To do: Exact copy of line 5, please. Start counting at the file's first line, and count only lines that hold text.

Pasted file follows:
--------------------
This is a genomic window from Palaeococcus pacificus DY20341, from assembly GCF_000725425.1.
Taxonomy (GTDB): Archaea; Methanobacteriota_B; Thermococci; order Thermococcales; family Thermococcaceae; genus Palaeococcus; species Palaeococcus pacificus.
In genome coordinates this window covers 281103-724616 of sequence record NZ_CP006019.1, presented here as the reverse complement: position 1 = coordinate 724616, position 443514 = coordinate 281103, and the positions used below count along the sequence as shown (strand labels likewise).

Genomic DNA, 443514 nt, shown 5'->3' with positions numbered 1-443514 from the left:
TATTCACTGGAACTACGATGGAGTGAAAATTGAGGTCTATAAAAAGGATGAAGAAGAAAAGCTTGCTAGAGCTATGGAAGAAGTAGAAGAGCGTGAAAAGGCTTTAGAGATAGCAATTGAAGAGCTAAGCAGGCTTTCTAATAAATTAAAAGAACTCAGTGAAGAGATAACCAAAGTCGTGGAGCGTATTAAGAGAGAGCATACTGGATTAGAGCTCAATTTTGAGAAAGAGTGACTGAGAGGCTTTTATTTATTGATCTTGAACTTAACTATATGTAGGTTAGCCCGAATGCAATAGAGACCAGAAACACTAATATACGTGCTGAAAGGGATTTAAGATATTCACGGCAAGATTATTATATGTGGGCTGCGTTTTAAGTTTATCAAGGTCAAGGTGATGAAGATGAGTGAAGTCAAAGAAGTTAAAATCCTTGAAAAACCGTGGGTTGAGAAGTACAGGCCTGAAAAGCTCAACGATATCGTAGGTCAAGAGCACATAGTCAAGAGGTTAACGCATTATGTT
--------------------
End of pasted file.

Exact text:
TATTCACTGGAACTACGATGGAGTGAAAATTGAGGTCTATAAAAAGGATGAAGAAGAAAAGCTTGCTAGAGCTATGGAAGAAGTAGAAGAGCGTGAAAAGGCTTTAGAGATAGCAATTGAAGAGCTAAGCAGGCTTTCTAATAAATTAAAAGAACTCAGTGAAGAGATAACCAAAGTCGTGGAGCGTATTAAGAGAGAGCATACTGGATTAGAGCTCAATTTTGAGAAAGAGTGACTGAGAGGCTTTTATTTATTGATCTTGAACTTAACTATATGTAGGTTAGCCCGAATGCAATAGAGACCAGAAACACTAATATACGTGCTGAAAGGGATTTAAGATATTCACGGCAAGATTATTATATGTGGGCTGCGTTTTAAGTTTATCAAGGTCAAGGTGATGAAGATGAGTGAAGTCAAAGAAGTTAAAATCCTTGAAAAACCGTGGGTTGAGAAGTACAGGCCTGAAAAGCTCAACGATATCGTAGGTCAAGAGCACATAGTCAAGAGGTTAACGCATTATGTT